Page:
Letter to Vancouver City Council on social housing definition

Re: The DTES Plan is an opportunity to define social housing as the housing homeless people need

To:         City of Vancouver Mayor and Council
From:    Social Housing Alliance

March 11, 2014

The definition of “social housing” proposed in the DTES Local Area Plan is a set-back for the struggle against the housing crisis in Vancouver and, potentially, throughout BC. The Social Housing Alliance is writing to encourage Vancouver City Council to amend this definition to make all social housing accessible to those who need it the most.

We are at a time in BC history when the provincial housing authority makes public statements to the effect of “we don’t build social housing.” The DTES Plan recognizes the need for social housing programs from the provincial and federal government and encourages them to adopt the programs they have abandoned. However, by eroding the definition of social housing to be, effectively, all non-profit housing, the plan undermines its own potential as a tool to push for senior government policy change.

Even more significantly, by eroding the definition of social housing so it may exclude low-income people who need it most, the housing targets of the DTES Plan may in practice include very few low-income people. The definition as it is reduces the meaning and force of the DTES Plan for thousands of low-income people who are homeless or at risk of homelessness because it concretely promises only the most negligible amount of housing where they could afford to live.


We are including our definition of social housing, worked out through the winter of 2013 and voted on by the more than 50 member organizations of our then-coalition. We encourage you to consider this definition in order to prioritize social housing for those who need it the most, and to make a meaningful contribution to ending the housing and homelessness crisis in Vancouver.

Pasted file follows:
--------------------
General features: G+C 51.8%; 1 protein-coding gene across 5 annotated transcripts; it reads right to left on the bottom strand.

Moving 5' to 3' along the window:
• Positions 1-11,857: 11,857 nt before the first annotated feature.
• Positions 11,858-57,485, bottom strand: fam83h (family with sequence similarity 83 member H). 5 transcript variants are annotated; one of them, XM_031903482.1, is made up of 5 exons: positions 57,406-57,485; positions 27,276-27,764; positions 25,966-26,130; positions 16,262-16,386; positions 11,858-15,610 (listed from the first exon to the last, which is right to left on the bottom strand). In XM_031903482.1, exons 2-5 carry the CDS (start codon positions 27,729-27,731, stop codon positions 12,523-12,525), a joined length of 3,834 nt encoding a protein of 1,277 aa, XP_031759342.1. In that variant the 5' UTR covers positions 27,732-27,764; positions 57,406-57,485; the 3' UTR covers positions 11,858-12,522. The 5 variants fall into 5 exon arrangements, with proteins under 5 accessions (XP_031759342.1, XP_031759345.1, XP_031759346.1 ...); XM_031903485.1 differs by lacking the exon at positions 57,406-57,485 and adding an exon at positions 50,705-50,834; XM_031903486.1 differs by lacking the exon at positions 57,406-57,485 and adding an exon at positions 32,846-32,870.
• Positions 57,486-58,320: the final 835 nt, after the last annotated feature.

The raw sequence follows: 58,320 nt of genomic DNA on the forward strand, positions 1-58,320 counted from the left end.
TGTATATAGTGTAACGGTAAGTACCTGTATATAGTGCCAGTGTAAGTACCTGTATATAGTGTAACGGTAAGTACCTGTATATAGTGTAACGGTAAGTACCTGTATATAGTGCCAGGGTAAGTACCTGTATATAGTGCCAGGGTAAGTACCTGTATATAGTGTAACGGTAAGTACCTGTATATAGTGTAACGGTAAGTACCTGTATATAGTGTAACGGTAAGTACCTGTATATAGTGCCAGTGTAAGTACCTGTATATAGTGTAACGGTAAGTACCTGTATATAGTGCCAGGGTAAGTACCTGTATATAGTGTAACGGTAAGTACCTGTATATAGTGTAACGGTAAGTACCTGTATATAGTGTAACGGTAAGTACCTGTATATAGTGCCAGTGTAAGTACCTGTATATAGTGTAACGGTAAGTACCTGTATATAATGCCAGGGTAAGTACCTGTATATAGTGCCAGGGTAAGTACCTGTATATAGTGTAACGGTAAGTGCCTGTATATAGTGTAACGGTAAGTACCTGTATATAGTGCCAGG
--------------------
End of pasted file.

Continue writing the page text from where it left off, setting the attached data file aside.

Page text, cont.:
Definition of Social Housing

Lately, governments have been creating social housing that low income people can’t afford. For example, the new Remand Centre in Vancouver will have only 24 of 95 units affordable to people on welfare. Social housing at the Olympic Village is too expensive for low income people. The Social Housing Coalition doesn’t want low income people to be excluded from social housing. Therefore, our definition of social housing is as follows:

Social housing is:

  • non-institutional housing that is owned by government, a non-profit group or a co-op;
  • not run for profit;
  • available to people with very low incomes who pay either 30% of their income or the welfare shelter amount for rent;
  • available to ALL who need it. No one will be excluded from a social housing unit because their income is too low. If a social housing resident increases their income, they don’t have to move, but their rent will go up as they pay 30% of their income for rent.